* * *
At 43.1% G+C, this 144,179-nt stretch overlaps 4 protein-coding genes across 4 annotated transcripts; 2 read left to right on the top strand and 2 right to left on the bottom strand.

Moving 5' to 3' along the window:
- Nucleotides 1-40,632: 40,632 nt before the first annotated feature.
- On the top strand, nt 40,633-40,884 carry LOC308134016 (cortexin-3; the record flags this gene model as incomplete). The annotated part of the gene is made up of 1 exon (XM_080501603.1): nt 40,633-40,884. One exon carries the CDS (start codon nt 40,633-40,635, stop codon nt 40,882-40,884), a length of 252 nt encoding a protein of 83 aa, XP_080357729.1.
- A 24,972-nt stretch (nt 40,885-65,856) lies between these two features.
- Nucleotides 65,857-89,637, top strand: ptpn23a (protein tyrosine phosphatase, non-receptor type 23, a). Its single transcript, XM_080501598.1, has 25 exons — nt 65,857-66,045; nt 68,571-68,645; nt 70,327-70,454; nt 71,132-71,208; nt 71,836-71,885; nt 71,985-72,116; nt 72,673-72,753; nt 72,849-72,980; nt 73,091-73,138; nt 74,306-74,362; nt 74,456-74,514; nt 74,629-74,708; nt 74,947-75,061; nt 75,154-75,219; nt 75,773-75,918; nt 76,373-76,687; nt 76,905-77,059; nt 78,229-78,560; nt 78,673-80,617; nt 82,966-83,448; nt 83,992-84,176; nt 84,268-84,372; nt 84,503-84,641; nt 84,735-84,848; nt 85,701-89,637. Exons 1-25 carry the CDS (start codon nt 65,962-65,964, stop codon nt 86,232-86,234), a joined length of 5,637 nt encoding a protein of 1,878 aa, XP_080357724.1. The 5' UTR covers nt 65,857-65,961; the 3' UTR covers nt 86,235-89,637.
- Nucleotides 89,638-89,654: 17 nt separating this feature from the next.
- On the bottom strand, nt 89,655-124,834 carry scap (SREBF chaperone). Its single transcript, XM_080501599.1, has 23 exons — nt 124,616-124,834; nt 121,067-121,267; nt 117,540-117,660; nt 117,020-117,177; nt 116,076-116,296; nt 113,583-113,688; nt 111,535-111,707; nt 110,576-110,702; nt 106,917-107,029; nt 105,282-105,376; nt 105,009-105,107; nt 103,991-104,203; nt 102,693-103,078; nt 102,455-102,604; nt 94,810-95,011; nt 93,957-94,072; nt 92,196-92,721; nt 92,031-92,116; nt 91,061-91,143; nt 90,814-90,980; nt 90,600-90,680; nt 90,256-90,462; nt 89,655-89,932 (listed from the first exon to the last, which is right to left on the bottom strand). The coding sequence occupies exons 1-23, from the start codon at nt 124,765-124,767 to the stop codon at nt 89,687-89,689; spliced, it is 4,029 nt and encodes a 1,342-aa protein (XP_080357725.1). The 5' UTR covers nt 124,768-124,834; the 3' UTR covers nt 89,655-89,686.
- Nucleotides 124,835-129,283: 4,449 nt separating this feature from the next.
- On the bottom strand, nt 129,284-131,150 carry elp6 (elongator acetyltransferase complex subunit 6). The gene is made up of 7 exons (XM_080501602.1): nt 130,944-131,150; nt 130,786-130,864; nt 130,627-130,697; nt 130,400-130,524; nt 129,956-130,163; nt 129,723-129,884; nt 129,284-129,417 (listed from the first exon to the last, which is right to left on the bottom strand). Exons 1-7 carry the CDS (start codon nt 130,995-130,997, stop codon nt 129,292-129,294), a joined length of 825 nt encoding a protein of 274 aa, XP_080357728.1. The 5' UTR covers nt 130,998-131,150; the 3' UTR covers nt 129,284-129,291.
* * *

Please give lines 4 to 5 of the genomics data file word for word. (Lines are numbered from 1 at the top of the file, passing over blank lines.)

- On the top strand, nt 40,633-40,884 carry LOC308134016 (cortexin-3; the record flags this gene model as incomplete). The annotated part of the gene is made up of 1 exon (XM_080501603.1): nt 40,633-40,884. One exon carries the CDS (start codon nt 40,633-40,635, stop codon nt 40,882-40,884), a length of 252 nt encoding a protein of 83 aa, XP_080357729.1.
- A 24,972-nt stretch (nt 40,885-65,856) lies between these two features.